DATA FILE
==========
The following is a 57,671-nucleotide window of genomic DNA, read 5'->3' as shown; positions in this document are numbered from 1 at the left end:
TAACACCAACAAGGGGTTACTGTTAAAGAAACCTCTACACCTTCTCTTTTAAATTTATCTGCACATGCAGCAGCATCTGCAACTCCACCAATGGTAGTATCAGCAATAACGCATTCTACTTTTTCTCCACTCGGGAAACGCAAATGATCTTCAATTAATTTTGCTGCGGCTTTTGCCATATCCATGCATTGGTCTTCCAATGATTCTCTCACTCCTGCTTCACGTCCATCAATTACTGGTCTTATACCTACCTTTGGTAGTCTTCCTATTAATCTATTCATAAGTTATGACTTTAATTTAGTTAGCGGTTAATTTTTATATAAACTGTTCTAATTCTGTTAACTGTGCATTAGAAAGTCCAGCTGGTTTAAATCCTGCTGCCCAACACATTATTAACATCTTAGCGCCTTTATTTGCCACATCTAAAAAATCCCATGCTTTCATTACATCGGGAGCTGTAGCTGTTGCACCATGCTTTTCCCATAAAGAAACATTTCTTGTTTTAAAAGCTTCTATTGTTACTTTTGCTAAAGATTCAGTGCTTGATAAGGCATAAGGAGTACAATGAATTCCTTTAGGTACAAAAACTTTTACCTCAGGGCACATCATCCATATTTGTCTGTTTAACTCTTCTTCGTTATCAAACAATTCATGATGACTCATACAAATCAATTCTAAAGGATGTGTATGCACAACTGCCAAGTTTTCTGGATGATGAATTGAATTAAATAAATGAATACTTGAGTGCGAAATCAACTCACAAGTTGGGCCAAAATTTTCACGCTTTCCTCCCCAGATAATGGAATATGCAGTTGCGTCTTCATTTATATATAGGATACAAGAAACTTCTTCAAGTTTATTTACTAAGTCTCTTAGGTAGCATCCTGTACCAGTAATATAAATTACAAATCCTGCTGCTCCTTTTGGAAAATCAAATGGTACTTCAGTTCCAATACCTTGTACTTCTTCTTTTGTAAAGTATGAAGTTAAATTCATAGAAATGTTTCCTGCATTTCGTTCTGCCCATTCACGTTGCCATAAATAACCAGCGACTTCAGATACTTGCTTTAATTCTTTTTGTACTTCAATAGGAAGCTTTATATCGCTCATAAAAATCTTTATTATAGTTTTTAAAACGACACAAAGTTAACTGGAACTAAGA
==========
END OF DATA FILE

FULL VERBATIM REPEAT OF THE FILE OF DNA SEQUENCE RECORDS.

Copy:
The following is a 57,671-nucleotide window of genomic DNA, read 5'->3' as shown; positions in this document are numbered from 1 at the left end:
TAACACCAACAAGGGGTTACTGTTAAAGAAACCTCTACACCTTCTCTTTTAAATTTATCTGCACATGCAGCAGCATCTGCAACTCCACCAATGGTAGTATCAGCAATAACGCATTCTACTTTTTCTCCACTCGGGAAACGCAAATGATCTTCAATTAATTTTGCTGCGGCTTTTGCCATATCCATGCATTGGTCTTCCAATGATTCTCTCACTCCTGCTTCACGTCCATCAATTACTGGTCTTATACCTACCTTTGGTAGTCTTCCTATTAATCTATTCATAAGTTATGACTTTAATTTAGTTAGCGGTTAATTTTTATATAAACTGTTCTAATTCTGTTAACTGTGCATTAGAAAGTCCAGCTGGTTTAAATCCTGCTGCCCAACACATTATTAACATCTTAGCGCCTTTATTTGCCACATCTAAAAAATCCCATGCTTTCATTACATCGGGAGCTGTAGCTGTTGCACCATGCTTTTCCCATAAAGAAACATTTCTTGTTTTAAAAGCTTCTATTGTTACTTTTGCTAAAGATTCAGTGCTTGATAAGGCATAAGGAGTACAATGAATTCCTTTAGGTACAAAAACTTTTACCTCAGGGCACATCATCCATATTTGTCTGTTTAACTCTTCTTCGTTATCAAACAATTCATGATGACTCATACAAATCAATTCTAAAGGATGTGTATGCACAACTGCCAAGTTTTCTGGATGATGAATTGAATTAAATAAATGAATACTTGAGTGCGAAATCAACTCACAAGTTGGGCCAAAATTTTCACGCTTTCCTCCCCAGATAATGGAATATGCAGTTGCGTCTTCATTTATATATAGGATACAAGAAACTTCTTCAAGTTTATTTACTAAGTCTCTTAGGTAGCATCCTGTACCAGTAATATAAATTACAAATCCTGCTGCTCCTTTTGGAAAATCAAATGGTACTTCAGTTCCAATACCTTGTACTTCTTCTTTTGTAAAGTATGAAGTTAAATTCATAGAAATGTTTCCTGCATTTCGTTCTGCCCATTCACGTTGCCATAAATAACCAGCGACTTCAGATACTTGCTTTAATTCTTTTTGTACTTCAATAGGAAGCTTTATATCGCTCATAAAAATCTTTATTATAGTTTTTAAAACGACACAAAGTTAACTGGAACTAAGA